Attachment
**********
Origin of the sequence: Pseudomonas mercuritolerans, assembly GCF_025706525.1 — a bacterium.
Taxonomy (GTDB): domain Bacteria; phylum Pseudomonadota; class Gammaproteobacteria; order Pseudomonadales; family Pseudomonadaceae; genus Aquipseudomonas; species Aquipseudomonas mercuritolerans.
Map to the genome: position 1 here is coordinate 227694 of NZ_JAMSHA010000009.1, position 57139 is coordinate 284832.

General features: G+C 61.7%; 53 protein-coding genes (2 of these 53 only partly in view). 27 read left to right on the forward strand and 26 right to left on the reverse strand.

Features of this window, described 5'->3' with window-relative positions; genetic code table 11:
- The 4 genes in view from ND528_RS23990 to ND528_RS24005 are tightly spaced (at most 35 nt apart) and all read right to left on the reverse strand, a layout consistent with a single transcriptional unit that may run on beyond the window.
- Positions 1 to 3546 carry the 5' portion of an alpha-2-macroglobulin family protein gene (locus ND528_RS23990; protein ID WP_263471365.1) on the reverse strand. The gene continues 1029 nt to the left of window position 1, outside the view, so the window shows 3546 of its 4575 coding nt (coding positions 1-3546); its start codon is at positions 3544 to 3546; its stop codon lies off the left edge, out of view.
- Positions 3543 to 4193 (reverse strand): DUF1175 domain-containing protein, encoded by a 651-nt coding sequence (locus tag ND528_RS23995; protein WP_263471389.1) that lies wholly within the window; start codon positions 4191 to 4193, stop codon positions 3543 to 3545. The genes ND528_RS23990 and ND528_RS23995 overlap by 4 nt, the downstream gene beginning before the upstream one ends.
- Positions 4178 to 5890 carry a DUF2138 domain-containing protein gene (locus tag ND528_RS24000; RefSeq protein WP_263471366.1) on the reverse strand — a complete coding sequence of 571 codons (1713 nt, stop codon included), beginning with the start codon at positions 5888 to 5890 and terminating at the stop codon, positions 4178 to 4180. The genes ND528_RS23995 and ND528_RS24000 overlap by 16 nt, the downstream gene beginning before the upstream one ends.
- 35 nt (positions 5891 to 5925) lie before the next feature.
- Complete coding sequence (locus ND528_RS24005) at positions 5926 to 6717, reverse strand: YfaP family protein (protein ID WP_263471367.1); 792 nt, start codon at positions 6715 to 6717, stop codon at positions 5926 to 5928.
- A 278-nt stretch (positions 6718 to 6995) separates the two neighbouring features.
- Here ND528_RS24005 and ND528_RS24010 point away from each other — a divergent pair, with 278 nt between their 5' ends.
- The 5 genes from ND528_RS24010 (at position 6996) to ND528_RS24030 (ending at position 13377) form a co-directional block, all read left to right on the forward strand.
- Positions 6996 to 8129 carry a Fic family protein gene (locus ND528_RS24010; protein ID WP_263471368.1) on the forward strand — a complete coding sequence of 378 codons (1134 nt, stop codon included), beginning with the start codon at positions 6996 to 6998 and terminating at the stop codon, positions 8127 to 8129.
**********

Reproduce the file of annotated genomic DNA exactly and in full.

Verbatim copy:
Origin of the sequence: Pseudomonas mercuritolerans, assembly GCF_025706525.1 — a bacterium.
Taxonomy (GTDB): domain Bacteria; phylum Pseudomonadota; class Gammaproteobacteria; order Pseudomonadales; family Pseudomonadaceae; genus Aquipseudomonas; species Aquipseudomonas mercuritolerans.
Map to the genome: position 1 here is coordinate 227694 of NZ_JAMSHA010000009.1, position 57139 is coordinate 284832.

General features: G+C 61.7%; 53 protein-coding genes (2 of these 53 only partly in view). 27 read left to right on the forward strand and 26 right to left on the reverse strand.

Features of this window, described 5'->3' with window-relative positions; genetic code table 11:
- The 4 genes in view from ND528_RS23990 to ND528_RS24005 are tightly spaced (at most 35 nt apart) and all read right to left on the reverse strand, a layout consistent with a single transcriptional unit that may run on beyond the window.
- Positions 1 to 3546 carry the 5' portion of an alpha-2-macroglobulin family protein gene (locus ND528_RS23990; protein ID WP_263471365.1) on the reverse strand. The gene continues 1029 nt to the left of window position 1, outside the view, so the window shows 3546 of its 4575 coding nt (coding positions 1-3546); its start codon is at positions 3544 to 3546; its stop codon lies off the left edge, out of view.
- Positions 3543 to 4193 (reverse strand): DUF1175 domain-containing protein, encoded by a 651-nt coding sequence (locus tag ND528_RS23995; protein WP_263471389.1) that lies wholly within the window; start codon positions 4191 to 4193, stop codon positions 3543 to 3545. The genes ND528_RS23990 and ND528_RS23995 overlap by 4 nt, the downstream gene beginning before the upstream one ends.
- Positions 4178 to 5890 carry a DUF2138 domain-containing protein gene (locus tag ND528_RS24000; RefSeq protein WP_263471366.1) on the reverse strand — a complete coding sequence of 571 codons (1713 nt, stop codon included), beginning with the start codon at positions 5888 to 5890 and terminating at the stop codon, positions 4178 to 4180. The genes ND528_RS23995 and ND528_RS24000 overlap by 16 nt, the downstream gene beginning before the upstream one ends.
- 35 nt (positions 5891 to 5925) lie before the next feature.
- Complete coding sequence (locus ND528_RS24005) at positions 5926 to 6717, reverse strand: YfaP family protein (protein ID WP_263471367.1); 792 nt, start codon at positions 6715 to 6717, stop codon at positions 5926 to 5928.
- A 278-nt stretch (positions 6718 to 6995) separates the two neighbouring features.
- Here ND528_RS24005 and ND528_RS24010 point away from each other — a divergent pair, with 278 nt between their 5' ends.
- The 5 genes from ND528_RS24010 (at position 6996) to ND528_RS24030 (ending at position 13377) form a co-directional block, all read left to right on the forward strand.
- Positions 6996 to 8129 carry a Fic family protein gene (locus ND528_RS24010; protein ID WP_263471368.1) on the forward strand — a complete coding sequence of 378 codons (1134 nt, stop codon included), beginning with the start codon at positions 6996 to 6998 and terminating at the stop codon, positions 8127 to 8129.